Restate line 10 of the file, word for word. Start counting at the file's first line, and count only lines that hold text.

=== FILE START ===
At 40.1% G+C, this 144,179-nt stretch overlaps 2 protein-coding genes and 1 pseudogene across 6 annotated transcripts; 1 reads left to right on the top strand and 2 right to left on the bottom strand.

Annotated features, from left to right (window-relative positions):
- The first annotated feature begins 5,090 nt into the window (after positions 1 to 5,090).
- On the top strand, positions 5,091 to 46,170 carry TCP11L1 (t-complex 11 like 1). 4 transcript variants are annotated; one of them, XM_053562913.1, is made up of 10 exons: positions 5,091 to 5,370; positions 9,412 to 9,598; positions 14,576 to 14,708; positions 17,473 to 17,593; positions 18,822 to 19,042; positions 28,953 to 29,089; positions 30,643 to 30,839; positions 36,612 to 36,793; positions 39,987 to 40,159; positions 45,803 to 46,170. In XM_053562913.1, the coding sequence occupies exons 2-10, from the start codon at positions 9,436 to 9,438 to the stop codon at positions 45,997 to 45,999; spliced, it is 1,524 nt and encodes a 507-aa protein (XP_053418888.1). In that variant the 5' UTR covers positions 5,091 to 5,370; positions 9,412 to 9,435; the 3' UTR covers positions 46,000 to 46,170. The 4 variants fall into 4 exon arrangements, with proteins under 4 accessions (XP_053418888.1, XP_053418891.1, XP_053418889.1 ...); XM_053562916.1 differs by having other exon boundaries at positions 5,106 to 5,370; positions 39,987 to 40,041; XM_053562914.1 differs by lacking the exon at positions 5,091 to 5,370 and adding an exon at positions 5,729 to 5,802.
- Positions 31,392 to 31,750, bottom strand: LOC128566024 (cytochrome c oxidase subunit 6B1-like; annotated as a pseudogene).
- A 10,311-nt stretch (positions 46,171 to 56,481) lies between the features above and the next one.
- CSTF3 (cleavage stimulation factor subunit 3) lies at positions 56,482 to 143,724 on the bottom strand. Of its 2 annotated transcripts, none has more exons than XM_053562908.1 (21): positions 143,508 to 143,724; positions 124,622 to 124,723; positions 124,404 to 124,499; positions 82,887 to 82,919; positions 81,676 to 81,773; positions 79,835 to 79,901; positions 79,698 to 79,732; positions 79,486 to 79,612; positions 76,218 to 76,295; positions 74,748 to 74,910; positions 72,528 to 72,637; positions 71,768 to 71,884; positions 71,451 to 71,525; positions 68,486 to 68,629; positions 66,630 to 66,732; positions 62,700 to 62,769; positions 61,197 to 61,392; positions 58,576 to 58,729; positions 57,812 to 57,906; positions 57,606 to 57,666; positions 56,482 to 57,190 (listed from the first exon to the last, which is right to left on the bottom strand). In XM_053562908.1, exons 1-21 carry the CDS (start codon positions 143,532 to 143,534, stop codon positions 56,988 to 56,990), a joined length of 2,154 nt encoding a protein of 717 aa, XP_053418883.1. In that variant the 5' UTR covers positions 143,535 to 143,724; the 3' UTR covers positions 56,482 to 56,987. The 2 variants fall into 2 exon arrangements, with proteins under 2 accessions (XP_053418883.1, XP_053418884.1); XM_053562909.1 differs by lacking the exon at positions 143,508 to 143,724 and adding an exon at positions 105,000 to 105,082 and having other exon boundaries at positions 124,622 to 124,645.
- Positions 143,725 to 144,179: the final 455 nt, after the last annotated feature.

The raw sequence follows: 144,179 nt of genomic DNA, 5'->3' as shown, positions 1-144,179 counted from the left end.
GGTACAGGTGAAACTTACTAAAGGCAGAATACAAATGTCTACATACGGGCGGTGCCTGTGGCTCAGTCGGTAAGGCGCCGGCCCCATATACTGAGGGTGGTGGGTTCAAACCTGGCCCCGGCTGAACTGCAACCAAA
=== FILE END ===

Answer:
GGTACAGGTGAAACTTACTAAAGGCAGAATACAAATGTCTACATACGGGCGGTGCCTGTGGCTCAGTCGGTAAGGCGCCGGCCCCATATACTGAGGGTGGTGGGTTCAAACCTGGCCCCGGCTGAACTGCAACCAAA